Published: 3 years ago

Raising up Leaders for Your Guest Services Team

You can’t do it all. Hopefully you’ve realized that by now. You’ll never have the time, bandwidth, attention span, or energy to pull off all of the tasks that pile up on you.

That’s why shared leadership is so important, and why – if you’re in ministry – equipping the saints for the work of the ministry is your job. That is your job. If you are a pastor or ministry leader, your job is not to do all of the ministry. Your job is to help others do the ministry. And while that can sound pretty lazy at first blush, the reality is that raising up leaders is one of the hardest yet most rewarding things you’ll ever do.

…which brings us to this question submitted by Reid Adams, a staffer at First Baptist Orlando:

What is the role of your volunteer leaders in Guest Services? How do you select, train and develop volunteer area/team/service leads?

I think there are five key things to consider:

1. Define your areas where you need leaders. Don’t settle for the easy route, “Well, we just need ’em everywhere.” While there may be a hint of truth to that, look at it more strategically. Develop an org chart for your ministry area. Develop levels and layers of leadership. Look at all of the tasks you perform on a regular basis and figure out how you can give those away to a new leader. Our model is Campus Director > Shift Leaders > Team Leaders > Team Members, and our goal is that no one has more than 8-15 people that they are leading. Related post: Structuring Your First Impressions Team.

2. Look for ways to grown your own leaders. A common knee-jerk reaction is that we look for good leaders in other ministry areas and ask them to lead our existing teams. While there can be some merit to that, it creates two problems: (1) We have to fast-track leaders to help them understand the DNA of our teams, and (2) We overlook really good people who already understand that DNA. Don’t automatically choose a great leader who doesn’t know the culture. Rather, build a culture that develops your leaders. Related post: Who’s In Front Of You?

3. Tell them what you want them to do. I have a love/hate relationship with job descriptions. Love, because I’m a checklist guy and I think that everyone else should be, as well. Hate, because checklists often create robots instead of leaders, and the tasks are often outdated by the time the ink dries. So rather than a full page job description, consider a one-sentence job description paired with ongoing coaching. But no matter how you approach this, set clear guidelines and provide great feedback. Leaders want to know that they’re performing according to the parameters you’ve set. Related post: Help Them Help Them.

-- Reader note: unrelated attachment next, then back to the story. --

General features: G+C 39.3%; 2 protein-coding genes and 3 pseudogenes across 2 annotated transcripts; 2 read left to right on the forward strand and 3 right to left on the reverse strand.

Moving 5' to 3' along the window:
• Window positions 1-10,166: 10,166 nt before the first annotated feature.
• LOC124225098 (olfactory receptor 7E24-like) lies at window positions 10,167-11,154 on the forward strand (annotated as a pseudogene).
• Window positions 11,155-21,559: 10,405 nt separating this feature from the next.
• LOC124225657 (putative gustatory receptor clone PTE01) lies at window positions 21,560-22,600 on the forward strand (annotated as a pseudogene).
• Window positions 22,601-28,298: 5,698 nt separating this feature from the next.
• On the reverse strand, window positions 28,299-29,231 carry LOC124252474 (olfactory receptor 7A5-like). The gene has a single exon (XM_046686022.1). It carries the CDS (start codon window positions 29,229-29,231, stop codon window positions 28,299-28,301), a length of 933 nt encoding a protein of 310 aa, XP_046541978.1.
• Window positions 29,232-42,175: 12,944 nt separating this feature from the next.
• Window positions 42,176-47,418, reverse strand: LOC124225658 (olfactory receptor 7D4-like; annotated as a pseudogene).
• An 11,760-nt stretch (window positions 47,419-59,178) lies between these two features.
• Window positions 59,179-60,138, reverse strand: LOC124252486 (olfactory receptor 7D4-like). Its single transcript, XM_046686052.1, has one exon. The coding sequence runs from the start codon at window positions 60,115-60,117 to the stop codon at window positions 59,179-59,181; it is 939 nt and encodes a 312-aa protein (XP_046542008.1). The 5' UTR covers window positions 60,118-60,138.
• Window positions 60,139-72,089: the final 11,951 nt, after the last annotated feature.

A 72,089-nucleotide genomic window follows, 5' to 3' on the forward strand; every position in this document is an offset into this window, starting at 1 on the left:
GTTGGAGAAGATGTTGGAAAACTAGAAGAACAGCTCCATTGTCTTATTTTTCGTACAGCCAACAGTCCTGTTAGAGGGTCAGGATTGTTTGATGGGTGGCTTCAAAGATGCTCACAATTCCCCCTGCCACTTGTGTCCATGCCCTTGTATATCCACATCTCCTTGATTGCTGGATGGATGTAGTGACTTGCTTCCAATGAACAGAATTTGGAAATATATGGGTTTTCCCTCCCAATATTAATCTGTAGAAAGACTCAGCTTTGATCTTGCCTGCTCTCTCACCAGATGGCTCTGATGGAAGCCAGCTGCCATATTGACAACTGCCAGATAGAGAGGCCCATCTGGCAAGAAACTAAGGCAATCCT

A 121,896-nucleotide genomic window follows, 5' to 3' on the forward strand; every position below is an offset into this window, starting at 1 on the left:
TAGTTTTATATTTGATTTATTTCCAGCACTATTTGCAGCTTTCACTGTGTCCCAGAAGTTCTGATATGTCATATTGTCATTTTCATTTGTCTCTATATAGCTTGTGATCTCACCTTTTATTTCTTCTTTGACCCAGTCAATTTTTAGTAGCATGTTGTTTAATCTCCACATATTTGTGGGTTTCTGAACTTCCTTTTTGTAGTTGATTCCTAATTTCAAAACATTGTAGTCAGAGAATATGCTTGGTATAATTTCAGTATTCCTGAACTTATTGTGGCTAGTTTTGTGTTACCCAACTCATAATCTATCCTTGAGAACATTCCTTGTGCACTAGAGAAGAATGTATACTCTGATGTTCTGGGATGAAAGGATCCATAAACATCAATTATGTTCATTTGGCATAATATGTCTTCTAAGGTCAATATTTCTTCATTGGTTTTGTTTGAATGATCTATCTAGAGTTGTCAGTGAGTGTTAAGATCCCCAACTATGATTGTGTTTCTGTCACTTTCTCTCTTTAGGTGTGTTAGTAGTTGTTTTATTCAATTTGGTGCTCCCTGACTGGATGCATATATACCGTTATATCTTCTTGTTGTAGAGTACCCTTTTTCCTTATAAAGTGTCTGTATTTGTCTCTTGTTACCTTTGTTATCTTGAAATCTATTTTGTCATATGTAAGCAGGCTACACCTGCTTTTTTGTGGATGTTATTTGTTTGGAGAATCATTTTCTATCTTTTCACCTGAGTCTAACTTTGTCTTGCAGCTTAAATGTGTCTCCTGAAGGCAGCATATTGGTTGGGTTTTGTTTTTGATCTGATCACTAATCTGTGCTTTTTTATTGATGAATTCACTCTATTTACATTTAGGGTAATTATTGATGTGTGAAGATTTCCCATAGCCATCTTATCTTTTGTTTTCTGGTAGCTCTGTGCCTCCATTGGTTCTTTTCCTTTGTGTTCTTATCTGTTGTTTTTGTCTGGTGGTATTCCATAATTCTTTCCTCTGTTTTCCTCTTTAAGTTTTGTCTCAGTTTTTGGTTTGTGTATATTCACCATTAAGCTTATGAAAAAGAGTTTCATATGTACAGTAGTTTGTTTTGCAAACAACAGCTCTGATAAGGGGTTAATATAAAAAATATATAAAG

4. Set a clear leadership pipeline. Let’s be clear: not all volunteers should be leaders. A vol can be a great “doer” who stinks at being a “delegator.” What’s more, not all volunteers want to be leaders. But for those who do want to take a next step, you need to provide a clear pathway. Take your org chart (from point 1 above) and reproduce it for your entire team: what are the levels of leadership? What does it take to get from where I am to where I want to be? What learning / skills will be required along the way? Related post: Why Leadership Development Needs Poetry and Plumbing.

5. Reward your leaders by making them better leaders. Your leaders want to know that what they do matters, and one of the best ways to show them that is by spending time with them and helping them hone their skills. You can do that through ongoing training, regular meetings, on-the-spot coaching, and any number of other ways. One of our most effective methods is our High Capacity Volunteer (HCV) Cohort, which brings together a small number of leaders for training and coaching. Related post: Invest.


Want to submit a question for a future blog post? You can do that here.


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  1. Thanks for this awesome article Danny! I wish I read this a year ago. I feel as though I learned a lot of this the hard way and in chaotic order with my guest service teams.

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